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The Great Amaro, the man who has sewn a $160 million, sub-.500 quilt comprised of old white guys, overpaid yesterstars and a fat outfielder
Because there's a tremendous amount of guesswork as 1. No one can see all the players with any kind of decent sample size 2. They're playing at different levels, in different environments and different stages of development 3. These lists are so often wrong
I think the problem with the prospect lists is that people forgot or just don't realize how many prospects miss.
Joe Mauer (43.4 WAR)
Delmon Young (2 WAR)
Ian Stewart (3.7 WAR)
Casey Kotchman (7.6 WAR)
Rickie Weeks (12,9 WAR)
Hanley Ramirez (30.6 WAR)
Pat Burrell (18.6 WAR)
Vernon Wells (29.6 WAR)
Nick Johnson (14.6 WAR)
Sean Burroughs (5.5 WAR)
Rafael Furcal (39.3 WAR)
Josh Hamilton (24.7 WAR)
Alfonso Soriano (27.2 WAR)
Just building on my earlier point. Part of what makes prospects valuable is they have value in trade. Yeah, sometimes you make a deal and you get burned but in the end just hoarding prospects is not typically a winning strategy.
Because there's a tremendous amount of guesswork as 1. No voters can see all the players with any kind of decent sample size 2. They're playing at different leagues, in different parks and different stages of development 3. These lists are so often wrong wrong wrong!
Ruben Amaro Thinks Your Lists are ####
2000 isn't too bad, actually. If your team traded it's star for one of those hot prospects, you stood a decent chance of getting back a good player.
What's odd about that list is that Furcal, the guy with the most WAR on it, wouldn't have made the list if his real age had been known when it was made.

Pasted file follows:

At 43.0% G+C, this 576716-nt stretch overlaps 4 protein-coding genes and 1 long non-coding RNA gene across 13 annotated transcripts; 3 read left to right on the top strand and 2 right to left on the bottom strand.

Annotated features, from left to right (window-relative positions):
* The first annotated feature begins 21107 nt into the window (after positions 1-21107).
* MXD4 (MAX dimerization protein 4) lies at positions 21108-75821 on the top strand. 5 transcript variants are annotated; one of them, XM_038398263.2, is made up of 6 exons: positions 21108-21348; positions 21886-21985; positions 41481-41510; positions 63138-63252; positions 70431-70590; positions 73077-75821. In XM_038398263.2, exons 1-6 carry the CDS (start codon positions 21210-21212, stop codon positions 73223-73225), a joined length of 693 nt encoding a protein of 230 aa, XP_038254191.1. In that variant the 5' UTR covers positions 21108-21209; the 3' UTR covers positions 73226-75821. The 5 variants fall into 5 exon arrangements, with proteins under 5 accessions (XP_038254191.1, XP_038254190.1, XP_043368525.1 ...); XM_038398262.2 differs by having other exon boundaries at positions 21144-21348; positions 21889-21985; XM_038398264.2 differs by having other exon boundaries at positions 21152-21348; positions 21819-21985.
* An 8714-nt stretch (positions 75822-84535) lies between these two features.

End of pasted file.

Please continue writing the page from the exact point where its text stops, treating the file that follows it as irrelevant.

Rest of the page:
Are we trying to prove how bad, or how good prospect rankings are? Because both top ten lists contain a buttload of actualized MLB player talent.
There is a piece in one of the Bill James abstracts about the value of a good farm system. James concludes that a good farm system has little or nothing to do with building a good team, which seems counterintuitive 25-30 years later
Wasn't Furcal a guy who pretended he was older than he really was, in order to sign earlier? Or am I thinking of Wilson Betemit?
If I recall the article you are referencing, James wrote something a little different. Not that there was no value in a good minor league system briming with prospects similar to those discussed here by other posters, but rather that the winning percentage of the minor league system has very little relationship with the win% of the major league club.
If I recall the article you are referencing, James wrote something a little different. Not that there was no value in a good minor league system briming with prospects similar to those discussed here by other posters, but rather that the winning percentage of the minor league system has very little relationship with the win% of the major league club. As most minor leaguers are not future significant contributors in the majors, that makes sense. Especially since the best prospects may often spend well less than a season at any one level, how much impact do they have on a MiLB pennant race?
That's what I recall.
Las Vegas is 52-47, there is 1 contributing "prospect" in the lineup, the bulk of the team's production comes from its collection of AAAAers, Josh Satin, Zach Lutz, Andrew Brown, Eric Campbell, etc. Te rotation has had more than 1 prospect- but not at the same time, Montero was brought to LV after Wheeler went to Flushing, the bulk of the innings are being thrown by nondescript guys in their late 20s
the Binghamton Mets are 62-37, Puello may be having a breakout year, but a lot of the production is coming from non-prospects like Allan Dykstra and Josh Rodriguez...
If you can show that the players ranked 11-20 do just as well as the ones ranked 1-10, then maybe you have a point.
I think you've got a more optimistic view of the lists than I do. Yes the gross numbers look pretty but 2005 has 6 pretty solid busts on it and 2000 has 4. My point is the level of certainty on these guys is nowhere near what I think the general consensus is.
Edit: Which is also an example of the recency bias in these lists. I don't think Quentin, & Navarro were ever especially good, but were coming off or in career years IIRC, so they were momentarily ranked among the best in the game. Obviously this happens with prospects as well.
“There’s just a lot of those lists that come out that make me laugh. I don’t see anyone working for any major-league clubs that do that with those lists.
“There’s just a lot of those lists that come out that make me laugh. I don’t see anyone working for any major-league clubs that do that with those lists. It’s interesting.”
I believe Andruw was signed before 16 as well.
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